missing /j/s

Southern BrE speakers frequently comment upon AmE speakers' lack of the /j/ or 'y' sound in words like Tuesday and tune: BrE /tjun/ versus AmE /tun/ (= toon). The difference is found in many words with a coronal consonant followed by an /u/, including assume, new, duke, sue, due. The two dialects don't usually differ when it comes to the /ju/ sound in other phonetic contexts, as in use, huge and cute.

Since BrE is so /j/-ful, it often strikes me when the /j/ goes missing in some British pronunciations of American names. Twice this week, I heard the American director John Huston's name pronounced by BrE speakers without the /j/: /hustn/. Americans would pronounce his name as /hjustn/ (imagine the 'n' as a syllable--I'm too lazy to go after the phonetic symbols tonight)--and as far as I can find, that's how the Huston family now pronounces it too. (There was a slight discussion of this on the American Dialect Society list in 2003. The name was changed from Houghton by John Huston's father, Walter, but the Random House Webster's Unabridged Dictionary reportedly says that Huston is pronounced with the /j/.) Similarly, BrE speakers often call Houston, Texas /hustn/, but the American pronunciation has a /j/. (We can't take the British too much to task for incorrectly pronouncing Houston Street in New York City, since most non-New-Yorker Americans pronounce it incorrectly too. The first syllable is pronounced like house.)

I encountered another missing /j/ in a production of Angels in America: Millennium Approaches in Johannesburg some years ago. There I sat, enraptured by an excellent production of an incredible play, believing that the actors had been imported from the US, as their accents were impeccable. But then the Mormon characters started referring to the state of Ootah. (The actors also seemed to be allergic to the the in the AmE phrase in the hospital.) It didn't diminish the strength of the play, but it left no doubt that the actors were not American.

This all could lead to the hypothesis that there are only so many /j/s available to a dialect, and if they use them all up in words like Tuesday, they'll not have them for use elsewhere. (Similar things have been claimed for dialects that don't pronounce the /r/ in dear but find an /r/ to put at the end of idea.) But I think the real story, once again, is that the pronunciation of names is particularly difficult to master.


  1. I've noticed lately that some AmE dialects may be experiencing a bit of /w/-intrusion (along the same lines as the /r/-intrusion in idea). Though I must admit that I haven't actually heard very much. I've mostly noted it typographically; words like 'cool' are being spelled 'kewl'.

    I suspect* that the vowel in 'cool' is moving from the not-so-far-high-or-back /U/ as in 'book' or 'snook', toward the more cardinal /u/ as in 'coup' or 'snooker'. The presence then of the /l/ would motivate the vowel to diphthongise to(wards) /uo/ which sounds close to the intrusion of a /w/.
    I miss phonology (sometimes).

    What was this post about again? Oh right, /j/. Sorry for being so off-track!

    *Mostly from trying to replicate how I assume it sounds; not the best form of fieldwork I admit.

  2. ...or it could just be hypercorrection of names that are perceived as being very American.

    As for Jan(g)ari's comment: there's definitely a lot of movement going on with /u/ but I'm not sure that most/all of it is going the direction you describe. In my (CA) dialect, as in many others, the vowel in 'cool' has been fronting more than anything, to the extent that about 10 years ago teenagers were using a pseudo-phonetic spelling 'kewl' and it was almost homophonous with 'keel.'

  3. Hi Bridget--Hypercorrection is a possibility, I think it'd be easier to see it as hypercorrection toward(s) AmE if these were in phonetic contexts where BrE would expect a /j/ (and expect AmE speakers not to have a /j/). But since they're not after coronals and they seem limited to proper names (I don't hear BrE speakers saying hooge instead of huge when they attempt an AmE accent), I see it more as a 'names are unpredictable' problem.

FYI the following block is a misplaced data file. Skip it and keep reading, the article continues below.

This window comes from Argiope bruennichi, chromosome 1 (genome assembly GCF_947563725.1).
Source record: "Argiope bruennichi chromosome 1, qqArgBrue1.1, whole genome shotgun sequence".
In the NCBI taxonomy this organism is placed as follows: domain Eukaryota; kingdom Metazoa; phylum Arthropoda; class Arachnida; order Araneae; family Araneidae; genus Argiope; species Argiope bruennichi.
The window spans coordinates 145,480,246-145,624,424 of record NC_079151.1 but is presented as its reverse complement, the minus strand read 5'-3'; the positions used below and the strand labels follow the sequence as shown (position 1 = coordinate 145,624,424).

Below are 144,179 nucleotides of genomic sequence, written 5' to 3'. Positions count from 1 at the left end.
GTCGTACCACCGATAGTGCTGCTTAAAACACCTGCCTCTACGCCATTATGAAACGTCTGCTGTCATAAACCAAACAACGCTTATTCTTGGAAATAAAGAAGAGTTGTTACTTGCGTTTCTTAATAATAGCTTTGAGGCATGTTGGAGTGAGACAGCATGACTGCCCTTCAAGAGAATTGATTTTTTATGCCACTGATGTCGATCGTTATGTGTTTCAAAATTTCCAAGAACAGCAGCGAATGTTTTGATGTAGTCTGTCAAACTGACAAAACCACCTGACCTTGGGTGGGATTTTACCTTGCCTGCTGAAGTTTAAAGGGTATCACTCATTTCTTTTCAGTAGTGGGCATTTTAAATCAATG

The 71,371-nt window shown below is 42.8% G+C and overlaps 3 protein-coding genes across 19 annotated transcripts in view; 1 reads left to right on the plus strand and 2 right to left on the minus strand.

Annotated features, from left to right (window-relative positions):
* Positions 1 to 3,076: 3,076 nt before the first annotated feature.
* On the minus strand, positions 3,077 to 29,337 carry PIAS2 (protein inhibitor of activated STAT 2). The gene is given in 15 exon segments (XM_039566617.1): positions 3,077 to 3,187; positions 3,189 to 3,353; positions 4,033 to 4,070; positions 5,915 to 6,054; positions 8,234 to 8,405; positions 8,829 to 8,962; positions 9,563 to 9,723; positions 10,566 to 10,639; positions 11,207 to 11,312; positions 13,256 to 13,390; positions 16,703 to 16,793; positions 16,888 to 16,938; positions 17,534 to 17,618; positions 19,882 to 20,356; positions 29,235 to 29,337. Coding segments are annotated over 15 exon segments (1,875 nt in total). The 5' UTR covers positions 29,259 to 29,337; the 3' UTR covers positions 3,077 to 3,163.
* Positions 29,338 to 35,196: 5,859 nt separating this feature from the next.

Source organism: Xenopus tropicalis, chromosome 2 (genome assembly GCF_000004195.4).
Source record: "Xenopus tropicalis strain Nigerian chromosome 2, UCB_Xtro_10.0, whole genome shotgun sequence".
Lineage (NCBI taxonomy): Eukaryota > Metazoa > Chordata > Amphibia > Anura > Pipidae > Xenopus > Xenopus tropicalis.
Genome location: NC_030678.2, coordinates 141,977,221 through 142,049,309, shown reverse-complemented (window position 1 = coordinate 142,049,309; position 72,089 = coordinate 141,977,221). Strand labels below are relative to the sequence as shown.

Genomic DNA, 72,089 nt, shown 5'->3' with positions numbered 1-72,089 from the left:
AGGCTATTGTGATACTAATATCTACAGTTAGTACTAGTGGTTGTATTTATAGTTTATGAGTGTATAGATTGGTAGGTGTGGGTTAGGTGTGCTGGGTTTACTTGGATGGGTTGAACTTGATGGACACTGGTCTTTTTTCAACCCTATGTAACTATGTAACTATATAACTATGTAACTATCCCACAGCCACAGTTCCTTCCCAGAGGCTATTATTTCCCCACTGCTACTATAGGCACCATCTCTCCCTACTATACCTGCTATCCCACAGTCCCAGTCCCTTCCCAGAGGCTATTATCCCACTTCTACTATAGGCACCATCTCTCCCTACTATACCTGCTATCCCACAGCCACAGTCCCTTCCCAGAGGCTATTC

As for cool--I wouldn't want to make a generali{s/z}ation about AmE vowels based on a word that is evaluative and slang. People exaggerate or minimi{s/z}e the vowel in cool in all sorts of ways. I associate the kewl spelling with an attempt to recreate Dude-speak (or Surf(er)speak), whereas another way to pronounce it (in order to try to sound nonchalant) is with a very quick schwa-like sound.

  4. I don't hear BrE speakers saying hooge instead of huge when they attempt an AmE accent

    Not unless they are attempting a comedy Brooklyn accent, in the style of Danny DeVito or similar.

  5. It's important to note that in the accents of many British dialects the /j/ or 'y' sound in words like Tuesday and tune are omitted in the same way - particularly those from East Anglia and the East End of London. The same seems true of the Devon/Somerset area.

  6. As Howard points out above, BrE dialects aren't all /j/-ful, including many, if not all, in east Anglia. It is there that we find the vast turkey-producing business of Mr Bernard Matthews who, IMHO, has built his commercial empire through TV-advertising during which he describes his sometimes controversial wares as /'butəfəl/.

    Where did I hear: "Put up your dooks," I wonder? I think dooks are fists and maybe it was a cartoon character issuing that challenge.

    As for IPA syllabic N, is it here? I'd embed it but the comment-facility doesn't allow image-tags. Some web-authorities suggest you can represent a syllabic consonant with a preceding superscripted schwa, but I can't find that in ASCII. BTW, my off-the-wall phonetic system is here.

    Just as London has Euston = /'justn/ railway/train station, so Dublin has Heuston station, but can anyone tell me how you say it?

    Speaking of Euston, I remember the 1968 Carry On Up The Khyber in which Kenneth Williams played Rhandi Lal, the Khasi of Kalabar, who often asked Sir Sidney Ruff-Diamond, played by Sid James, to convey his felicitations to England's 19th-century queen. Unfortunately, the Khasi kept mixing up his central London railway-stations. "Do remember me," he would say, "to your magnificent Queen Paddington," or "your marvellous Queen Waterloo," which Sir Sidney had to correct to "Victoria".

  7. Mr Bernard Matthews was probably wise to stick to the claim that his products are "bootiful", rather than using the alternative slogan suggesting that they are "Norfolk 'n' good".

  8. Yes...the largest city in Texas does indeed get mispronounced all the time on TV and on the radio over here. It's a common thing -- in our house -- to hear both a female American voice AND a male British voice yelling, simultaneously, "HUGH-ston" when that happens!


  9. "Where did I hear: "Put up your dooks," I wonder? I think dooks are fists and maybe it was a cartoon character issuing that challenge."